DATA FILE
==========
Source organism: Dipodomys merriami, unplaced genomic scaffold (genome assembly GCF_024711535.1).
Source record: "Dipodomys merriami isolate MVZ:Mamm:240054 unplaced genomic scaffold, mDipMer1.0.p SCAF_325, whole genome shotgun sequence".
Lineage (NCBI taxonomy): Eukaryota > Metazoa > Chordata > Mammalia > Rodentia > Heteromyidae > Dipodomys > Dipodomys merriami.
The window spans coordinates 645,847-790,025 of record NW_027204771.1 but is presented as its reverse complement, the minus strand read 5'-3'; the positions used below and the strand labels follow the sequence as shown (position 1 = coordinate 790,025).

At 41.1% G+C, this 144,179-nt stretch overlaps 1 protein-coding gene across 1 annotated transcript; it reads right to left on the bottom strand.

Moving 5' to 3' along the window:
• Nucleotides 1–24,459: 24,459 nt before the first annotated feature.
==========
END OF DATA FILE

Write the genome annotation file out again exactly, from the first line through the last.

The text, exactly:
Source organism: Dipodomys merriami, unplaced genomic scaffold (genome assembly GCF_024711535.1).
Source record: "Dipodomys merriami isolate MVZ:Mamm:240054 unplaced genomic scaffold, mDipMer1.0.p SCAF_325, whole genome shotgun sequence".
Lineage (NCBI taxonomy): Eukaryota > Metazoa > Chordata > Mammalia > Rodentia > Heteromyidae > Dipodomys > Dipodomys merriami.
The window spans coordinates 645,847-790,025 of record NW_027204771.1 but is presented as its reverse complement, the minus strand read 5'-3'; the positions used below and the strand labels follow the sequence as shown (position 1 = coordinate 790,025).

At 41.1% G+C, this 144,179-nt stretch overlaps 1 protein-coding gene across 1 annotated transcript; it reads right to left on the bottom strand.

Moving 5' to 3' along the window:
• Nucleotides 1–24,459: 24,459 nt before the first annotated feature.